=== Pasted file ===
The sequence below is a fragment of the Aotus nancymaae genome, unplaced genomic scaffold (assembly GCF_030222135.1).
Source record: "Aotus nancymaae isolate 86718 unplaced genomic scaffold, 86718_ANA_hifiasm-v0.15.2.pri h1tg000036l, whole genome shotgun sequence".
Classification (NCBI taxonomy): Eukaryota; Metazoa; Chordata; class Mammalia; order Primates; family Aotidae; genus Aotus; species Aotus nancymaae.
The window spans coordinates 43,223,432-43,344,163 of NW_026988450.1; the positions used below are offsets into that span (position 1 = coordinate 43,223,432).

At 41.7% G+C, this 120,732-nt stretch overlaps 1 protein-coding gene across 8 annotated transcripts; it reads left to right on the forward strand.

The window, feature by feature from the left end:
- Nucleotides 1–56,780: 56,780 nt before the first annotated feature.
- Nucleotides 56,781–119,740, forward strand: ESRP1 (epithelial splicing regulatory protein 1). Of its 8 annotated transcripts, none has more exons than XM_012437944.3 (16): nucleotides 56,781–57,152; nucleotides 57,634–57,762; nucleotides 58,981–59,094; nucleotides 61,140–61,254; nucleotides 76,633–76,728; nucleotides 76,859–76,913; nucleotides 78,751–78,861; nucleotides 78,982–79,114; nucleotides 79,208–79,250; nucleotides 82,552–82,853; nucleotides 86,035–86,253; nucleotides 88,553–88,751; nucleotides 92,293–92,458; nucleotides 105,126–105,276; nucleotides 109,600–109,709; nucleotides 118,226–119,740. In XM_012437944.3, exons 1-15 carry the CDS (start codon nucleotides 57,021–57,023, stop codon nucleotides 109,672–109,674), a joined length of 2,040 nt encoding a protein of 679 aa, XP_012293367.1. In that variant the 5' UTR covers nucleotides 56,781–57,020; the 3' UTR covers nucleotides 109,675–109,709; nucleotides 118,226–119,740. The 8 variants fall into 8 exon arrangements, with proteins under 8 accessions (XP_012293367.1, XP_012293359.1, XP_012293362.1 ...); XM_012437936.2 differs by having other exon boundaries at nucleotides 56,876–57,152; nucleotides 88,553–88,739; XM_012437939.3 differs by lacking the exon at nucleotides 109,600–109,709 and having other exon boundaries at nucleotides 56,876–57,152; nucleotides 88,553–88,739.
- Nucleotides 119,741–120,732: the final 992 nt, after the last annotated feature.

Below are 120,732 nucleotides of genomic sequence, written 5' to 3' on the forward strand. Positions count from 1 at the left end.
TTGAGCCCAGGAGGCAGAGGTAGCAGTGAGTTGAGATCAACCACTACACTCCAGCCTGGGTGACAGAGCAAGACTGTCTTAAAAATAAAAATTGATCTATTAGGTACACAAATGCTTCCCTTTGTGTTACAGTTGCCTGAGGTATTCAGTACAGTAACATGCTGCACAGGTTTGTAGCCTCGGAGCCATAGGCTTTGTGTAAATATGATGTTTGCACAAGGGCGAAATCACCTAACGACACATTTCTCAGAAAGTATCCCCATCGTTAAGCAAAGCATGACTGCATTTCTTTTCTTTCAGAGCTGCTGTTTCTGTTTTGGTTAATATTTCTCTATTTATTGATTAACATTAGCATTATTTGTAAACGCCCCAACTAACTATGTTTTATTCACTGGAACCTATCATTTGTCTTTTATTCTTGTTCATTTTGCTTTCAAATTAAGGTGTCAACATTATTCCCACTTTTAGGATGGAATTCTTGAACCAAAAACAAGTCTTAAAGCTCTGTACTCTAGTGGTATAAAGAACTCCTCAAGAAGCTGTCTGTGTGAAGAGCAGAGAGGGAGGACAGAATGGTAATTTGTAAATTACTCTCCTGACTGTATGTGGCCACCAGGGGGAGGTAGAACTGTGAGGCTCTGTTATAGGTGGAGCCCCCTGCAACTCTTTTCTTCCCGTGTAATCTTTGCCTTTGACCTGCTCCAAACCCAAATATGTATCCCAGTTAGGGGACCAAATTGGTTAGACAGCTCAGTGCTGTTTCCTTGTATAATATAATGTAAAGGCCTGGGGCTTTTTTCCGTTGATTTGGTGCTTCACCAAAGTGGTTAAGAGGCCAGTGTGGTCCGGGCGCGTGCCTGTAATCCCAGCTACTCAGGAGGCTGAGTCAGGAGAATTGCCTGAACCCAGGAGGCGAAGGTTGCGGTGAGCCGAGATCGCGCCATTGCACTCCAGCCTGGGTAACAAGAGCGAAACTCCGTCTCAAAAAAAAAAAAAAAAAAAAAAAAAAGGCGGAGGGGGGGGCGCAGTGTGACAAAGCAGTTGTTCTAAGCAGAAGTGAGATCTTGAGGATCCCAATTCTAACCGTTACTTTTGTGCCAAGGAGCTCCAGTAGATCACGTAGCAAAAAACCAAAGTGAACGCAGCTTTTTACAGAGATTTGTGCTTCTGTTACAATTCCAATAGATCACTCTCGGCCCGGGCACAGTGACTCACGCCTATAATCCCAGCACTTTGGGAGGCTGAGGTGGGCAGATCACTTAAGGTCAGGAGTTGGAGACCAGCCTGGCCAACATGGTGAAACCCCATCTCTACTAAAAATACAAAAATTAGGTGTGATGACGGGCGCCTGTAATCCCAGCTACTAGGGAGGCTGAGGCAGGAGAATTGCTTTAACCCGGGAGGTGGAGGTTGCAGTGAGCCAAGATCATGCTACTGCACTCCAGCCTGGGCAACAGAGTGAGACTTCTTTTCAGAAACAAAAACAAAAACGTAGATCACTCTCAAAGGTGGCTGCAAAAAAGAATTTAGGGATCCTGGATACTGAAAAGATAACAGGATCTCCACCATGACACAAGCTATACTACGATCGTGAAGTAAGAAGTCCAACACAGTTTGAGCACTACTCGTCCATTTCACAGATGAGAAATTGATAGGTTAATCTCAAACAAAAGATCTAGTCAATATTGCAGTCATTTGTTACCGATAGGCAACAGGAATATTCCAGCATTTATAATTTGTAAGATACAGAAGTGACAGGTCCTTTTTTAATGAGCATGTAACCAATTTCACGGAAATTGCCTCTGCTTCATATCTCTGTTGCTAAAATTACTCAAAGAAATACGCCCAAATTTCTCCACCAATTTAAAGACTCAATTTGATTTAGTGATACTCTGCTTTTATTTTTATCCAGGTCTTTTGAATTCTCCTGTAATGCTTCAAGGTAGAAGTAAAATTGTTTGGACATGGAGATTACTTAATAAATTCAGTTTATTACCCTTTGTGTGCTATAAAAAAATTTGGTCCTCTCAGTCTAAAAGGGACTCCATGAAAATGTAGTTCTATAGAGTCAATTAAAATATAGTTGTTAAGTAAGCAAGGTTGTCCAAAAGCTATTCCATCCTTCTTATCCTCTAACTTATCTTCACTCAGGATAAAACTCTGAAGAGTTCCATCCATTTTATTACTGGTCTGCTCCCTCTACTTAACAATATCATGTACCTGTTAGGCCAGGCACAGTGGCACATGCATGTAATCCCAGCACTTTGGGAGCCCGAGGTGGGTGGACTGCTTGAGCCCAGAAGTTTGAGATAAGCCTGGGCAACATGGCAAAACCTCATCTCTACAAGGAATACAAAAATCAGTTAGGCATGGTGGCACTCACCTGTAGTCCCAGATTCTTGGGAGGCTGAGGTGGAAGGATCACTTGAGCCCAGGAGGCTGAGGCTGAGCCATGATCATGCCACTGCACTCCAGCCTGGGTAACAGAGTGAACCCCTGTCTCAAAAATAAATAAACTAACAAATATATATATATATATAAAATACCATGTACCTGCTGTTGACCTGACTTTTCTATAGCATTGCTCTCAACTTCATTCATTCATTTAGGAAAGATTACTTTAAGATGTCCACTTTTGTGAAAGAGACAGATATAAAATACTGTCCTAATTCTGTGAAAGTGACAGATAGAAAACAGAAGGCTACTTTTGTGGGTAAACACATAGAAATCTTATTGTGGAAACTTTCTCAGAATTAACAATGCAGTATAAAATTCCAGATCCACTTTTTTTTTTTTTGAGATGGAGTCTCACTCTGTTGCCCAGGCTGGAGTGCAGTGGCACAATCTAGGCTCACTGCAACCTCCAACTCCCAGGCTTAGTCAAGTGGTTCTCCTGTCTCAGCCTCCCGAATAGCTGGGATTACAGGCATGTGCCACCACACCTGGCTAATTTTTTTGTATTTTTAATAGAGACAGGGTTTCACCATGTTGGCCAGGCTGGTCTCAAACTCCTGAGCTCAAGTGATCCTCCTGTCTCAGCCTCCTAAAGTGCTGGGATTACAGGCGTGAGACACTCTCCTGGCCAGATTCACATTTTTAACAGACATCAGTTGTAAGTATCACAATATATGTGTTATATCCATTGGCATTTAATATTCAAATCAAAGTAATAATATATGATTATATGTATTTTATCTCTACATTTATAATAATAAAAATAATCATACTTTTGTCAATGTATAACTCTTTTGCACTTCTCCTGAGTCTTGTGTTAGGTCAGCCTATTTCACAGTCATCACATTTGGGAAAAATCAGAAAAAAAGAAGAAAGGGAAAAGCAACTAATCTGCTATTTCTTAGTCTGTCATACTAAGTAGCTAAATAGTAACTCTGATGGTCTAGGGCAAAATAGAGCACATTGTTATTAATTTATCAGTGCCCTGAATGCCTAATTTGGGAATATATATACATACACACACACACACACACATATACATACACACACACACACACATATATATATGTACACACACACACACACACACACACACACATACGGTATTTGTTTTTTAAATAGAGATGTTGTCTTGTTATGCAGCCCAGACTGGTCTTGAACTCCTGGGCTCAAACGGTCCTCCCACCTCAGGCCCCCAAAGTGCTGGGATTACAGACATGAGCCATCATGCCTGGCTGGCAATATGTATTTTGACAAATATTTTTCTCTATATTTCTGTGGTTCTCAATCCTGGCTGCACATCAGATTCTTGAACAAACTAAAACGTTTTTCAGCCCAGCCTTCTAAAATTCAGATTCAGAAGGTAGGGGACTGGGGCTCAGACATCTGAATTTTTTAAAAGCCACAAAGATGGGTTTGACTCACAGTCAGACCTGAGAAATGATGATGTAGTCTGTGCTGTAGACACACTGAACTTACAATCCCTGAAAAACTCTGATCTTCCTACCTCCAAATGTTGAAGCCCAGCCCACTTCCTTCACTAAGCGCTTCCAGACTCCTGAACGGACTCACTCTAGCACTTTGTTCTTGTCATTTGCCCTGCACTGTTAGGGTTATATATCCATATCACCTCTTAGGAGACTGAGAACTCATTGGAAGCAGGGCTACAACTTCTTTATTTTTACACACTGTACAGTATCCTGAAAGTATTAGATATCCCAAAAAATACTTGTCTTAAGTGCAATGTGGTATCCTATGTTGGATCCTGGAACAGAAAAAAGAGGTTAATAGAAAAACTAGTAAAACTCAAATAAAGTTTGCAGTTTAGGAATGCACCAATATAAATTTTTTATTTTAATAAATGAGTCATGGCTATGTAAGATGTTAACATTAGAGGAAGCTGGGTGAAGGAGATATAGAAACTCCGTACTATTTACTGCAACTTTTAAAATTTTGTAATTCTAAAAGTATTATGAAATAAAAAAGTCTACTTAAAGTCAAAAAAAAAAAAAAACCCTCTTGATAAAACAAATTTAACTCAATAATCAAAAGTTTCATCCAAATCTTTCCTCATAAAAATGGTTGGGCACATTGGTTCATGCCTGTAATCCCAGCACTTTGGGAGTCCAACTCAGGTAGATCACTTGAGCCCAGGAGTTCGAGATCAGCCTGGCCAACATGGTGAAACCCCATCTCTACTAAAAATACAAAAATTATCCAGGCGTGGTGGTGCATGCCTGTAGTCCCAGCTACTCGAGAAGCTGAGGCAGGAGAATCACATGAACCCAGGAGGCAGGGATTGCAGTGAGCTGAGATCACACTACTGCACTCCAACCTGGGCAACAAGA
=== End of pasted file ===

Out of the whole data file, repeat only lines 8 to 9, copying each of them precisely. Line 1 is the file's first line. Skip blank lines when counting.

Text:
- Nucleotides 56,781–119,740, forward strand: ESRP1 (epithelial splicing regulatory protein 1). Of its 8 annotated transcripts, none has more exons than XM_012437944.3 (16): nucleotides 56,781–57,152; nucleotides 57,634–57,762; nucleotides 58,981–59,094; nucleotides 61,140–61,254; nucleotides 76,633–76,728; nucleotides 76,859–76,913; nucleotides 78,751–78,861; nucleotides 78,982–79,114; nucleotides 79,208–79,250; nucleotides 82,552–82,853; nucleotides 86,035–86,253; nucleotides 88,553–88,751; nucleotides 92,293–92,458; nucleotides 105,126–105,276; nucleotides 109,600–109,709; nucleotides 118,226–119,740. In XM_012437944.3, exons 1-15 carry the CDS (start codon nucleotides 57,021–57,023, stop codon nucleotides 109,672–109,674), a joined length of 2,040 nt encoding a protein of 679 aa, XP_012293367.1. In that variant the 5' UTR covers nucleotides 56,781–57,020; the 3' UTR covers nucleotides 109,675–109,709; nucleotides 118,226–119,740. The 8 variants fall into 8 exon arrangements, with proteins under 8 accessions (XP_012293367.1, XP_012293359.1, XP_012293362.1 ...); XM_012437936.2 differs by having other exon boundaries at nucleotides 56,876–57,152; nucleotides 88,553–88,739; XM_012437939.3 differs by lacking the exon at nucleotides 109,600–109,709 and having other exon boundaries at nucleotides 56,876–57,152; nucleotides 88,553–88,739.
- Nucleotides 119,741–120,732: the final 992 nt, after the last annotated feature.